Analysis

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Last Updated on May 6, 2015, by eNotes Editorial. Word Count: 712

Acclaimed as the best-crafted novel by the most highly acclaimed romance novelist of her day, The Italian is a tale of revenge, remorse, and reversals in addition to being a gothicized sentimental story of true love. Schedoni, the villainous monk, is the most imposing character in all Ann Radcliffe’s work...

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Acclaimed as the best-crafted novel by the most highly acclaimed romance novelist of her day, The Italian is a tale of revenge, remorse, and reversals in addition to being a gothicized sentimental story of true love. Schedoni, the villainous monk, is the most imposing character in all Ann Radcliffe’s work and the only one continuously praised as a masterwork in the art of characterization in the gothic genre. It has been said that he is the prototype of the Byronic hero. In a sense, The Italian is Schedoni’s story because he is the character drawn with the greatest psychological complexity: He is the one who moves the action of the story and who undergoes significant change. In fact, he experiences a kind of illumination—or at least thinks he does when he sees the picture of himself in Ellena’s necklace and knows it to be himself in his former days, before he was guilty of rape and fratricide. Radcliffe’s development of the character of Schedoni makes The Italian unique among her works as well as among other horror gothics; here, the characterization creates the gothicism to a greater extent than does even the stock gothic paraphernalia.

Nothing supernatural happens in The Italian, so nothing needs to be explained away. Gothic effects derive from the specter of murder looming over the narrative and the instruments of murder, such as the gleaming dagger of Schedoni and the rack of the Inquisition, and from the motif of mysterious Catholicism, specifically, the Inquisition as a force as unreasonable to deal with as the supernatural. The Inquisition, in essence, becomes Schedoni’s antagonist, a force against which he cannot fight. Because he has contrived to have Vivaldi arrested by the Inquisition, he has woven a web for himself which even he cannot undo. It is ironic that he has earlier had Ellena arrested for pretending to be a nun, because he will have to face the Inquisition on charges of what amounts to impersonating a monk.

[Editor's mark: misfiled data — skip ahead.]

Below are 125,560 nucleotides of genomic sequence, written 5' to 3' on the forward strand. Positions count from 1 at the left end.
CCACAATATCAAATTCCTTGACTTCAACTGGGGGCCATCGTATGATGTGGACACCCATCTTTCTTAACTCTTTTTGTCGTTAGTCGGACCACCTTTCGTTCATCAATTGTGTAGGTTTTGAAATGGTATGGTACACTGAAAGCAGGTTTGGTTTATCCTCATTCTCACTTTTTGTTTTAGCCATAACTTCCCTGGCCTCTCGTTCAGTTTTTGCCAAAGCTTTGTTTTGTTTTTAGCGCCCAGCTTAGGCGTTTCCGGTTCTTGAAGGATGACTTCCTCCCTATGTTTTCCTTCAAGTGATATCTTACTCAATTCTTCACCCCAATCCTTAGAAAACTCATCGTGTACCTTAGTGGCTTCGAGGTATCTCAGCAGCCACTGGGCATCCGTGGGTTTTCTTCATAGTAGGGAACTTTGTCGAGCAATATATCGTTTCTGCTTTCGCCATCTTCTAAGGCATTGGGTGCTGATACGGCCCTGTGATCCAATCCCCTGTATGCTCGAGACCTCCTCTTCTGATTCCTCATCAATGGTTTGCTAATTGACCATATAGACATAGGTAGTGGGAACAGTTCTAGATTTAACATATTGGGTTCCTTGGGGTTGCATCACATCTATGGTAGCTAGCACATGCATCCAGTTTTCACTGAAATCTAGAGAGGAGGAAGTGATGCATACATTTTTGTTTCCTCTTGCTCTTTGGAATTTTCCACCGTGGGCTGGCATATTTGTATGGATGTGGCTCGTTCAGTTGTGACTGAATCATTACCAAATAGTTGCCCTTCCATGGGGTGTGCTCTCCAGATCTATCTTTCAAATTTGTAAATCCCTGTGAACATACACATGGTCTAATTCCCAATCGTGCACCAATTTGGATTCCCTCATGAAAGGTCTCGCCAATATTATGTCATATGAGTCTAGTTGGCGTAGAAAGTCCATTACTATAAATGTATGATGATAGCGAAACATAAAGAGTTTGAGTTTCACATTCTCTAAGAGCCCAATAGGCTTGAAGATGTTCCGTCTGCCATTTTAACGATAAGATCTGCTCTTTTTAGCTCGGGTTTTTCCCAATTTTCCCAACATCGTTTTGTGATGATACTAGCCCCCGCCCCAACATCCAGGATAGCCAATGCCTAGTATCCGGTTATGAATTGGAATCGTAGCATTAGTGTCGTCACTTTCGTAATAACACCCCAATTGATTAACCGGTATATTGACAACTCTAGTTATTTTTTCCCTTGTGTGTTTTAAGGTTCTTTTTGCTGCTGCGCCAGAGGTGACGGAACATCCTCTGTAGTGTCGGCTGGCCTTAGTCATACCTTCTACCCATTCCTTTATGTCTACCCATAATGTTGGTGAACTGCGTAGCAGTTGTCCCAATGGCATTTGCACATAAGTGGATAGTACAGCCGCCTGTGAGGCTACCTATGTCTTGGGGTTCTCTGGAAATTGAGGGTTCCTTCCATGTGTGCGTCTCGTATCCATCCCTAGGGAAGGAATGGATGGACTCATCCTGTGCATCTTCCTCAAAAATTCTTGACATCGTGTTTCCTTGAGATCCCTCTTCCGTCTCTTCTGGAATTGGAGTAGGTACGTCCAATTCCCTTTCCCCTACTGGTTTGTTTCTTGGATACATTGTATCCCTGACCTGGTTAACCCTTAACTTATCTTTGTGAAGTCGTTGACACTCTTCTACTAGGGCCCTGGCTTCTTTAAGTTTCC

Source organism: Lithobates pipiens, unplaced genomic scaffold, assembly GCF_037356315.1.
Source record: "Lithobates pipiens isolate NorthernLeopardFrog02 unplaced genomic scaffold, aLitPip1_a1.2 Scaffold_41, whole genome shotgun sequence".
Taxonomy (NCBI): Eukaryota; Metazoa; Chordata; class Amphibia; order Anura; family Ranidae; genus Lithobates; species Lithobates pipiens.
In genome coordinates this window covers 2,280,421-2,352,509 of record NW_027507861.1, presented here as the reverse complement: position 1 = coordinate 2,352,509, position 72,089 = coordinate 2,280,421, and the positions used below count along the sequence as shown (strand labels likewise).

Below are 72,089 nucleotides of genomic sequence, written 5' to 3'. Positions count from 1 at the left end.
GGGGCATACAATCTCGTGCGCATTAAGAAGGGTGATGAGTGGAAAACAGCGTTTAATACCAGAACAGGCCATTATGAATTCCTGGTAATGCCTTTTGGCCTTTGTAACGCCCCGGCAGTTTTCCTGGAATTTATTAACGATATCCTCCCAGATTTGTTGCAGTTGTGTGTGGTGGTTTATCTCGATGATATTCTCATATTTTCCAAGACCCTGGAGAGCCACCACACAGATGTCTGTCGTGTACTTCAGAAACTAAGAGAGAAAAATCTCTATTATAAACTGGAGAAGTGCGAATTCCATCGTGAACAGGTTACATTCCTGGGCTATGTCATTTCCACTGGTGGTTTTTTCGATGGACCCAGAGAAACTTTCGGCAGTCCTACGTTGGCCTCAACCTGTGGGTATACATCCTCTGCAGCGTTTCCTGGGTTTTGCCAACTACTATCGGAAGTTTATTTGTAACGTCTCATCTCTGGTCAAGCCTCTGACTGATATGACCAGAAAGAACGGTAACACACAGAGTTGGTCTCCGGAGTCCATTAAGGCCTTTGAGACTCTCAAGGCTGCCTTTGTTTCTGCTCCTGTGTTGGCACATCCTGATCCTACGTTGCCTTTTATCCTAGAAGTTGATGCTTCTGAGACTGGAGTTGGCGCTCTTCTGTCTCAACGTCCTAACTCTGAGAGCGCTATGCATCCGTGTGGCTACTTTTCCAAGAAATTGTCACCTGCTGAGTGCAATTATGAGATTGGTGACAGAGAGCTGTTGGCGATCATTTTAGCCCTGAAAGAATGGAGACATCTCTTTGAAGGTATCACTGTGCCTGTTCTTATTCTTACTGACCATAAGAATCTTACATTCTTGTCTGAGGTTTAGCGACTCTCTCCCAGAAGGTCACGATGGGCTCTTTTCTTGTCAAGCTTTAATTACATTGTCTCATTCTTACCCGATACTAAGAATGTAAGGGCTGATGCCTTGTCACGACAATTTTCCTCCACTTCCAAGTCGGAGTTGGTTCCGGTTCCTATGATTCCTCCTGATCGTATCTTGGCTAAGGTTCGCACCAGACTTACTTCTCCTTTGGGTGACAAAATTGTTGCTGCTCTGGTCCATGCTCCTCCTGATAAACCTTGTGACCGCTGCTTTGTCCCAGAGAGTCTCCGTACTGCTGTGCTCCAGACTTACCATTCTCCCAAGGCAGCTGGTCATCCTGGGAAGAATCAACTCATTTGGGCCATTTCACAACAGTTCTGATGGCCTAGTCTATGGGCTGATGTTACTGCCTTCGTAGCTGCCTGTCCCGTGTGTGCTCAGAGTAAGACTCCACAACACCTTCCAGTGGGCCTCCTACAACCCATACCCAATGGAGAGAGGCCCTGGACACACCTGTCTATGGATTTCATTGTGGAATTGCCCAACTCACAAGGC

Radcliffe’s moral and aesthetic goal in writing The Italian was most likely to write a corrective to the base vulgarity of Matthew Gregory Lewis’ The Monk (1796), a novel which represents the pinnacle of depraved eighteenth century horror fiction, containing debased and debauched sexuality, matricide, and Satanism. Although it may seem that Ellena’s constant flight from the threat of murder constitutes a criminal, twisted, gothic situation, it seems normal when compared to the world of Lewis’ monk Ambrosio, who rapes his sister on a pile of rotting corpses.

The romance of the lovers was pleasantly familiar to the eighteenth century audience. Vivaldi is the hero of significant sensibilities who adores and weeps, although he is capable of outbursts of aggressive emotion. Ellena, like Emily in Radcliffe’s The Mysteries of Udolpho (1794), is significantly affected by the sublime forms of nature, which lead her to a contemplation of the goodness of the Deity. She weeps and faints, but she always recovers and rises to the task before her, which is usually that of escaping from the imminent threat of death.

Scenery plays its part in showing the relative moral worth of the characters: Ellena can almost always be inspired, or at least be affected by, images in nature—Schedoni, never. Also, the whole of the novel is covered over with half-light, daylight serving only as its contrast. As in all Radcliffe’s work, the picturesque plays a significant role, with the poetry of Thomas Gray and James Thomson and the paintings of Salvator Rosa, Claude Lorrain, and Nicolas Poussin providing the inspiration for the imagery that becomes the backdrop against which the story unfolds.

The world of The Italian is one in which the innocent young lovers are confined, controlled, and threatened with murder by parental and religious forces, which are actually forces of evil motivated by avarice and pride. The goal of this sentimental heroine and hero is to escape the subterranean gothic world, which is as loaded with terrifying surprises as an abandoned mine field, and to emerge into the light of day with its promise for the future. Schedoni poisons himself, the Marchese condones the marriage, and at the wedding celebration, Vivaldi’s faithful servant Paolo exclaims, “O! giorno felíce!” (Oh, happy day!).

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Critical Evaluation